Nov. 11, 2019 / Weekly Roundup

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Weekly Roundup
#Listrak\DateStampLong# The latest news from the State Capitol
 
Thanking Our Veterans

Throughout the nation today, communities will mark Veterans Day with a variety of parades, ceremonies and dedications.

Veterans Day, originally known as Armistice Day, first marked the one-year anniversary of the end of World War I, on the 11th hour of the 11th day of the 11th month and sought to honor the veterans of the World War – the only world war to have occurred at that time. Armistice Day was declared a national holiday in 1938 to acknowledge world peace, and then renamed Veterans Day in 1954 to celebrate the contributions of veterans of all wars.

For more about the history of Veterans Day, click here.
 
 
Briefing on Election Security

I joined my York County colleagues at PEMA for a briefing on election security with state agencies and Chris Krebs, director of the Cybersecurity and Infrastructure Security Agency.

I had the opportunity to share some of the election issues York Countians faced with the county’s new voting machines with the Department of State and Acting Secretary Kathy Brookvar. I know many people had issues voting on Tuesday. My office has fielded several calls on the issue.

If you encountered problems, I urge you to file a complaint with Pennsylvania Department of State by clicking here.
 
 
New Law Supports #GoodJobs4PA

Following through on our commitment to improve career and technical education (CTE) through our #GoodJobs4PA legislative package, a new state law will make the most significant reforms to our CTE laws in more than three decades.

Act 76 of 2019 will help ensure our students are better prepared for success in the workforce while at the same time attracting employers and economic development to the Commonwealth.

To ensure students are well informed about their choices, the law expands an online database of articulation agreements so students know what courses may transfer between higher education institutions and requires schools to give equal opportunity to both college and career presenters at career fairs. The measure also requires the Pennsylvania Workforce Development Board, with assistance from the Department of Education, to conduct a survey to determine the number and types of workforce development programs offered at secondary and postsecondary institutions.

To support CTE programs financially, Act 76 sets into law guidelines for CTE equipment grants and establishes the Schools-to-Work Program within the Department of Labor and Industry to provide grants to pre-apprenticeship programs for the purpose of establishing or enhancing workforce development partnerships between schools, employers, organizations or associations to create employment and training pathways.
 
 
Extra, Extra! Column Published

I recently wrote a column on the need for the Pennsylvania Legislature to pass a Taxpayer Protection Bill. You can read an excerpt of it below or click here to read it in full.

“I’ve written and spoken about Pennsylvania’s budget many times. We know the issues; there is never enough money regardless of how much revenue is generated and Pennsylvania’s spending perpetually outpaces the economy of our state. What does that mean? It means the state is spending at a level that exceeds our taxpayers’ ability to pay. While spending advocates try to justify to lawmakers why a 5%, 6% or 7% increase is needed for a specific program, they never acknowledge the fact that the average Pennsylvanian’s spending capacity only increased by approximately 2.3% during that same time. The question remains, how do we force elected officials to control spending and be responsible stewards of taxpayer dollars?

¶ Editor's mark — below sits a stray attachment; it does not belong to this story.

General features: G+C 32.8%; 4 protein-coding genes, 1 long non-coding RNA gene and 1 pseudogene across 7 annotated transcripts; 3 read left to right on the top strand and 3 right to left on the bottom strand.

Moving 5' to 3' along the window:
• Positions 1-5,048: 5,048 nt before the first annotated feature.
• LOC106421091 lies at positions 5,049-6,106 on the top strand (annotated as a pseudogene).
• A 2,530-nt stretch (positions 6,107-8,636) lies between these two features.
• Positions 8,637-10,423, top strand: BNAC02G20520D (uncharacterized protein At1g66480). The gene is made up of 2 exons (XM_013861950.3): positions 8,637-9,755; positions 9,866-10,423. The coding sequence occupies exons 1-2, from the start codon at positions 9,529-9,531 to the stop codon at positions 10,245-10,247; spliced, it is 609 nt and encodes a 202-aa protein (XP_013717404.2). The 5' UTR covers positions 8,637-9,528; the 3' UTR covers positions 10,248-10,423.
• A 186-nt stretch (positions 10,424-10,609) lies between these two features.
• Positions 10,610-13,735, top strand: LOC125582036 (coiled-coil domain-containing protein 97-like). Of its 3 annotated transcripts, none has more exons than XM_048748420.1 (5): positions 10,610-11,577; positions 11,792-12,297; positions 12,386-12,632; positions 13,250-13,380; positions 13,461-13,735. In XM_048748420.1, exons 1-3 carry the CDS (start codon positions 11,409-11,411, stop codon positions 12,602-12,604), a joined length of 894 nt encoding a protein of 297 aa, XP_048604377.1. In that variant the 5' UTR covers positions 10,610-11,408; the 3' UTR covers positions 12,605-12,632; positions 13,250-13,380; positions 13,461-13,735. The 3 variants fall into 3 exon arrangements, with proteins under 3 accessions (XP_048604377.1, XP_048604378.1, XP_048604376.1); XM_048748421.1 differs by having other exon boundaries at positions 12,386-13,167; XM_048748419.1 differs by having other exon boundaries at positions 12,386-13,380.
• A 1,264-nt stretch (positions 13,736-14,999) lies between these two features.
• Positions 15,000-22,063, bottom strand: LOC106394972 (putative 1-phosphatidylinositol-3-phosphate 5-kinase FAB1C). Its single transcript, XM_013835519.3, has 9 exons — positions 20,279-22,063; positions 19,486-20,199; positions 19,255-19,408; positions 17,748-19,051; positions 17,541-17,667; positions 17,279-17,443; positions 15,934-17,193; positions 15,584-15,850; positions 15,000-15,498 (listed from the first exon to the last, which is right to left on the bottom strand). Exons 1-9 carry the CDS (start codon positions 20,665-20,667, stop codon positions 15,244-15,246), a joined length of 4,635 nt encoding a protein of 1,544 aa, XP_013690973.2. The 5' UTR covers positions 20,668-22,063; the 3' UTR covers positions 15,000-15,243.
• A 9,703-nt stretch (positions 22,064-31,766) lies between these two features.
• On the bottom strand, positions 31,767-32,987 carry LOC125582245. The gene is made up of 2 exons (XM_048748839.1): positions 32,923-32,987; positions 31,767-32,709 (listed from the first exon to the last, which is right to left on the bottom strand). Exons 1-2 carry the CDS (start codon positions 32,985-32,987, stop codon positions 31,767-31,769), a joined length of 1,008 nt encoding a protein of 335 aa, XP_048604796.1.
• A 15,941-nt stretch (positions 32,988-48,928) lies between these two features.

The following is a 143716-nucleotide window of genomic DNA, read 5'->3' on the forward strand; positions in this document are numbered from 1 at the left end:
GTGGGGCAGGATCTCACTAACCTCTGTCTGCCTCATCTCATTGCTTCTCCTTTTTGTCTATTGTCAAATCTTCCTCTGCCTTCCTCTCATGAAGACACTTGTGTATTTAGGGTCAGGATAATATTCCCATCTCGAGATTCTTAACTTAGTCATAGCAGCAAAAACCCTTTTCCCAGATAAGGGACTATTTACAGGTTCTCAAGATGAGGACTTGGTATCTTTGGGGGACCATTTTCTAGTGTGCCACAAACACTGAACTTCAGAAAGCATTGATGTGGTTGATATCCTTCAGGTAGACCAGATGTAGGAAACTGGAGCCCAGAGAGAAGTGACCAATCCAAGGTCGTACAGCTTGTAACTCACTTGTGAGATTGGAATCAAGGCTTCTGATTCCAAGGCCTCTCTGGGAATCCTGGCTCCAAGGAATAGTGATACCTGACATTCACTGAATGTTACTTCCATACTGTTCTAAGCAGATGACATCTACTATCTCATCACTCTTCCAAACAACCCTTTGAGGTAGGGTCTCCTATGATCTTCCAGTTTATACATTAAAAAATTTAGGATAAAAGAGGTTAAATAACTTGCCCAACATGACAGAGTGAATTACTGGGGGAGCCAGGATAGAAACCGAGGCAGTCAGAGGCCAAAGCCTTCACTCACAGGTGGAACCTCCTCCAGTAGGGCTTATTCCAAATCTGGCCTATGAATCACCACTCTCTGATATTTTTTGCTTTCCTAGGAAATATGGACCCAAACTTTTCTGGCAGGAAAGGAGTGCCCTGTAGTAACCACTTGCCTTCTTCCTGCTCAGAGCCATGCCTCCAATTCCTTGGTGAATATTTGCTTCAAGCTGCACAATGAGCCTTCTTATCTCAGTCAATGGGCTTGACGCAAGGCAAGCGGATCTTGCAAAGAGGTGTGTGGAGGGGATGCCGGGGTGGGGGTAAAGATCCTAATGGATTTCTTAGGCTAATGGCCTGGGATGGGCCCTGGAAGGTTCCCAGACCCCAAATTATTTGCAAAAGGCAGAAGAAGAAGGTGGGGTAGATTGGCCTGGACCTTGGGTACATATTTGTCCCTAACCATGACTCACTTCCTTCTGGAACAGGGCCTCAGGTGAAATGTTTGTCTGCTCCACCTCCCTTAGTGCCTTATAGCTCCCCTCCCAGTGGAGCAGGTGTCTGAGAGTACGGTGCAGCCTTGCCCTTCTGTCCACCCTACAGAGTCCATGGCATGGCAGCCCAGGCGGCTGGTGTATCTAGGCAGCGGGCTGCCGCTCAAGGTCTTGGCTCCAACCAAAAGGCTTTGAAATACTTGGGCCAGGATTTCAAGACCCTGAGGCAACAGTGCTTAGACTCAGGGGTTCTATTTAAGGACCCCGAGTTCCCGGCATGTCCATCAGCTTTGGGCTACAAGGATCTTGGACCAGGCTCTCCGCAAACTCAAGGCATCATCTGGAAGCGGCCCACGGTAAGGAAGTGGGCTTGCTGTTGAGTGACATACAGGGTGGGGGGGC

“There’s a great first step that Pennsylvania could take, and it’s called the ‘Taxpayer Protection Act.’ This legislation would amend the Pennsylvania Constitution to limit the growth of future spending in relation to the combined rate of inflation and population growth over a three-year period. The Taxpayer Protection Act would allow the General Assembly to exceed this limit in a given year with a two-thirds supermajority vote of both houses, for certain extraordinary circumstances. The legislation, House Bill 110, which I co-sponsored, was sponsored by Rep. Ryan Warner, last session and passed out of the House. Unfortunately, House Bill 110 died in the Senate Appropriations Committee, failing to receive any action. Sen. Camera Bartolotta sponsored a similar bill, Senate Bill 173, last session as well, but the Senate never allowed the bill to come to the floor for a vote.”

 
 
Meeting with Local Realtors

I met up with some local realtors when they were in the Capitol recently to discuss issues that impact their industry. Thanks for stopping by!
 
 
Ag and Youth Grant Program to Boost Industry’s Future

A grant program aimed at securing the future of the state’s agriculture industry is now accepting applications.

The Ag and Youth Grant Program, created by the General Assembly under Act 40 of 2019, provides direct and matching grants to help fund eligible projects, programs and equipment purchases conducted or made by organizations composed mainly of youth and organized to promote development in agriculture, community leadership, vocational training and peer fellowship.

Eligible projects include education or workforce development seminars or field trips; agricultural safety training programs; and capital projects or equipment purchases.

The deadline to apply is Nov. 29. Click here for additional information.
 
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